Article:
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|Title:||CHUB : um modelo cartográfico para a visualização e análise do corpo humano|
|Authors:||Carvalho, Elizabeth, Simão|
|Publisher:||Universidade do Minho|
|Abstract:||Visualization is the realistic or abstract visual representation of a dataset that is generated by computer models or resulting from physical measurements of the real world. Visualization is fundamental to help people understand data and complexes processes and can be categorized according its goals (scientific or information). The correct data model and characterization are essential to the right choice of the visualization techniques and the production of useful visualizations. The great challenge lies in how to determine that the results are showed to the final users at the same time in a coherent, useful and simple way. The cartographic model concept was developed by Dana Tomlin in 1983 with the Map Analysis Package2 [Sendra2000]. A cartographic model can be seen as a collection of maps that are registered in a cartographic database, where each map is a “variable” that can be mathematically operated. These operations may involve primitives such as points or areas of different maps, for example, in a sequential order to interpret and solve spatial problems. In this context, the sequence of operations is similar to the algebraic solution of a group of equations. The creation of automatic tools for human’s body data analysis and visualization is a field in expansion and of great interest. However these tools are very valuable, they suffer from a common limitation that is imposed by their basis architectural model. In general, they rarely represent in a suitable way biological, morphological and/or biomedical data spatial interdependency. These models treat data in an almost total focused and independent way. The human body systems and organs work as a complex machine, where each part depends strongly on the others. This dependency might be stronger or weaker to the system or organ importance on the overall patient condition. The doctor diagnoses an illness by comparing and analyzing information not only directly related to the mostly affected organ, but also to the body as a whole. In fact the doctor performs a subtle spatial analysis, and therefore, executes a typical algebraic map operation in his/her mind, when diagnosing a patient. An illness might arouse different symptoms and physiological changes in systems/organs that are not directly related to the spatial location of it. CHUB is a model that was developed taking into consideration the main principles of cartographic modelling. It structures data according to different layers of information. Each layer is associated to a specific organ and/or system, and might contain geometric data or attributes that are “human-referenced”. CHUB has not been developed as a dynamic model. It is considered that dynamic issues related to human’s body data, such as body movement, blood flow or heartbeat (besides others) will be accomplished by other models that should be used as a specialized extension to CHUB. In order to validate CHUB two cases of study were considered – osteoarthritis knee diagnosis and hydrokinetic therapy sessions analysis, proposed two strategies for its validation and a prototype implemented. This prototype allowed its utilization, evaluation and validation in two different domains. The results achieved after its utilization and test lead to a complete CHUB validation.|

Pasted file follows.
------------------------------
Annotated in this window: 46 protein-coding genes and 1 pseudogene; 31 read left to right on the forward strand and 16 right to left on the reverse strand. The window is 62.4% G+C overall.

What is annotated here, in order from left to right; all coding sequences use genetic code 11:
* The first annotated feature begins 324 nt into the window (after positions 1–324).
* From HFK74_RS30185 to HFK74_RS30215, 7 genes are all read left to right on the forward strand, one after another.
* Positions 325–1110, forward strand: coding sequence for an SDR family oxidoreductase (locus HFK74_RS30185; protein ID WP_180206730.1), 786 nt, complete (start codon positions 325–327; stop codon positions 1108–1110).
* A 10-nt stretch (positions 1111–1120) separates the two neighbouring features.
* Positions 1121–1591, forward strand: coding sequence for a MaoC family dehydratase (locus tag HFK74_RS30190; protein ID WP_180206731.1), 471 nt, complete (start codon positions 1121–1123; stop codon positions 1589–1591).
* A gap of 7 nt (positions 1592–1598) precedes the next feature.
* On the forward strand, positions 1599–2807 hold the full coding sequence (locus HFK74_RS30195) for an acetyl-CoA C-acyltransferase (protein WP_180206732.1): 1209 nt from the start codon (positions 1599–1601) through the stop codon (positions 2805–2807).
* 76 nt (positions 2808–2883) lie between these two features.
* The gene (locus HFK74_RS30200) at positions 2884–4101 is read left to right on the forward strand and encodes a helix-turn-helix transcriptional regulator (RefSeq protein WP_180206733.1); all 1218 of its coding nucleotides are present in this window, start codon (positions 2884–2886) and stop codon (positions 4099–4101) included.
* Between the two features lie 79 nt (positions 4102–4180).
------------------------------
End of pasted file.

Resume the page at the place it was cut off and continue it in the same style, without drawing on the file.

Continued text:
|Appears in Collections:||A CTIC/STI - Teses de Doutoramento|
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